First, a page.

Although politicians differed widely in opinions regarding Ejido and reformed the law several times over eight decades, it was not until 1992 that the government recognized what was feasible at the turn of the century, no longer worked.  At this point, the Mexican government was well aware that the Ejidatarios were leasing and selling rights to their farmland through illegal contracts.  Therefore, changes were made to the law to include Article 27 of the Constitution, which stated, “that an Ejido is a legal entity able to represent itself and hold its own land”.  With the Ejido supreme authority, being the General Assembly, followed by the Comisariado Ejidal (Board of Directors), and the Consejo de Vijilancia (Vigilance Committee), they can determine issues and solutions concerning the community. The general assembly is responsible for the Ejido bylaws, authorization of new Ejido members, approval of business contracts and the election of the leader groups.  The Comisariado Ejidal is accountable for administration of the Ejido and represents the community in judicial matters.  All Ejidatarios are automatically members of the peasant sector and considered by the state to be a modern Patron, traditional paternalistic property owner, who has the authority to control prices, credit opportunities, as well as access to farm machinery and water rights. Article 47 of the 1992 New Farm Act states that the Ejido general assembly is responsible for defining the use of the common land, authorizing the change of the farmland to settlement land and authorizing the Ejido members to acquire full ownership of their land.

According to new act, Ejido land was divided into Land for Human Settlement, Common Land and Farmland.  The most important segment of Ejido land is the “Land for Human Settlement” as it is the demographic concentration of homes, streets, parks and public services, including school property, industrial, farm and research land, sports and cultural avenues, all of which cannot be sold, is unchangeable, does not expire and any acts to sell, acquire, or impose a lien on this property will automatically be void.  However, this does not apply to the Solares, which is a parceled lot within the Ejido land.  With the cooperation of the municipal authorities, the General Assembly members followed the specifications outlined by the Secretary of Development and Public Services to define, locate, divide and record the Land for Human Settlement.

Under the new law, the Ejido can award its members individual titles to the land, not merely usage rights to their parcelas.   Ejidatarios can subsequently rent, use as collateral or sell their properties and do not need to work their lands to uphold ownership.  They also may enter into partnerships with private entrepreneurs.  The law also effectively ends the redistribution of land through government decree.  Finally, the processing and resolution of land disputes are decentralized, leaving all Ejido members the right to acquire a solar where the size is to be established by the Ejido General Assembly and where the Registro Nacional Agrario will provide title for these properties, enabling the Ejidatarios free to do as they wish with their own solar parcel.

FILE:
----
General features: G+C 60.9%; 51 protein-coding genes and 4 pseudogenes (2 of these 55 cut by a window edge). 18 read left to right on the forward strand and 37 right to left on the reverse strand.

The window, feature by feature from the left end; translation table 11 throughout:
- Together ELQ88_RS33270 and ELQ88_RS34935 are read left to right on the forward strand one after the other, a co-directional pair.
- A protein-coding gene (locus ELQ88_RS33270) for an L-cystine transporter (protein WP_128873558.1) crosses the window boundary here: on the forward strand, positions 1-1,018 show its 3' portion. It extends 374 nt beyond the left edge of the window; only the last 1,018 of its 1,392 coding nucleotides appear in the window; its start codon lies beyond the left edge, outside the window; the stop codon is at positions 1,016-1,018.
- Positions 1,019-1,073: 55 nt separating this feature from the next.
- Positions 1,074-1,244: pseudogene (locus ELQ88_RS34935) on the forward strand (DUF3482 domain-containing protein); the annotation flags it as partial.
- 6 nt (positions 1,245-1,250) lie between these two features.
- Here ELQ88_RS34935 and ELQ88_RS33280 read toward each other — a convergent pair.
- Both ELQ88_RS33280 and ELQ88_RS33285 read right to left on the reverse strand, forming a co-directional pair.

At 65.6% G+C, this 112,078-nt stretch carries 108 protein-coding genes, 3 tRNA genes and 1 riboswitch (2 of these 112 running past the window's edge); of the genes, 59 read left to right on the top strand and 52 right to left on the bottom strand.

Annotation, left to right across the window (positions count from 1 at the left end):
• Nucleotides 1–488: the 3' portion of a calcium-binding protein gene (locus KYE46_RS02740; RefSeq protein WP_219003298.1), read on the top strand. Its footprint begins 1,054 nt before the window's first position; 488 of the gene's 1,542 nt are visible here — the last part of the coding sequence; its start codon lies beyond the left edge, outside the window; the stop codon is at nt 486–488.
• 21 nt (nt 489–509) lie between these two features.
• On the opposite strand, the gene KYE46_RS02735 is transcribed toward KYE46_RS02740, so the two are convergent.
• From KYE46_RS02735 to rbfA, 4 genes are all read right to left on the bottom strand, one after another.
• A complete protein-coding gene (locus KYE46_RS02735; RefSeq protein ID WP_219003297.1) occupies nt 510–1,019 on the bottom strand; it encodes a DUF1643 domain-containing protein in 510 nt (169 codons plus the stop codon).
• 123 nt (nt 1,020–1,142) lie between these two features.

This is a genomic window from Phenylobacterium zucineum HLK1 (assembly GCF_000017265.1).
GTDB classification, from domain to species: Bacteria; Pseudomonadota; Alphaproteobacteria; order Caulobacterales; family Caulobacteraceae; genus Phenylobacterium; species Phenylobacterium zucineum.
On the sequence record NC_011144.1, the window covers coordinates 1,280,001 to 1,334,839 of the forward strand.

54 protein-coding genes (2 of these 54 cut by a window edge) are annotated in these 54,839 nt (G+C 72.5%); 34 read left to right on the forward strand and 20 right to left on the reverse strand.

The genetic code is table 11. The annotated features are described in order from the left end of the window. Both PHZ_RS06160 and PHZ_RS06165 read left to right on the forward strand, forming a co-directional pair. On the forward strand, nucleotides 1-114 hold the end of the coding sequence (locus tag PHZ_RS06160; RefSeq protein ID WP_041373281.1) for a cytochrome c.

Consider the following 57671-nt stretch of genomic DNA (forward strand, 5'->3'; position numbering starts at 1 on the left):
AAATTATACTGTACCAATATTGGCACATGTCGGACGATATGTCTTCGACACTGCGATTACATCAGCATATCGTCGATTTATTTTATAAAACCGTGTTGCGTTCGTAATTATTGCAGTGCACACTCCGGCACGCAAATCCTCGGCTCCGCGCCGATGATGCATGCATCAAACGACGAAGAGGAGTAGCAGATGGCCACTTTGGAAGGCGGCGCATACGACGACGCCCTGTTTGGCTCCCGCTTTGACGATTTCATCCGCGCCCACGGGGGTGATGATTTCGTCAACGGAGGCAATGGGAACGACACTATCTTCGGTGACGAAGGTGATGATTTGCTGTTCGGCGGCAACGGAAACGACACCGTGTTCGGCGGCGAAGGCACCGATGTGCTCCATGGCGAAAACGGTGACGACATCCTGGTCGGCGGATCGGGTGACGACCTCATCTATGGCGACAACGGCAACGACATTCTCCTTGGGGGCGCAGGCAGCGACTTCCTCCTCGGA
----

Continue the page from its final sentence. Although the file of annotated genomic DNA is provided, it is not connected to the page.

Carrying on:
Mexican terrain is currently categorized as Public, Private and Social Property.  Ejido land may now be petitioned for, and receive legal title as Private Property through the following means.  To assist in dealing with agricultural transformation two government-owned agencies were implemented. PROCEDE (Programa de Certification de Derechos Ejidales y Titulacion de Solares) was established in the amended farm law of 1992 with the purpose of preventing irregular settlements concerning Ejido land.  Run through six departments, it is a ten-step program.   In 1993, the Mexican government furthered the second bureau, CORETT (Comision para la Regularizacion de la Tenecia de la Tierra), which is a committee responsible for the transformation of Ejido land to Private Property by regulating Ejido land ownership, issuing public deeds and ownership titles and to prepare the expropriation request of the Ejido communal property.  By 1995, the two agencies were fully integrated with the purpose of regulating illegal settlements made before the new law and to provide full ownership of former Ejido land.

Calculated in 1995, Ejido makes up 42% of Mexico’s territory, yet few real estate agencies fully understand the term or the procedures involved.  Despite the fact that the state of Jalisco holds a high percentage of this land type, most Bay of Banderas AMPI members shy away from such transactions. Re/Max Sites Marina has been a pioneer in this field and is the first professional company within the AMPI association to actively deal with assemblage, regularization and legal promotion of Ejido land under contract.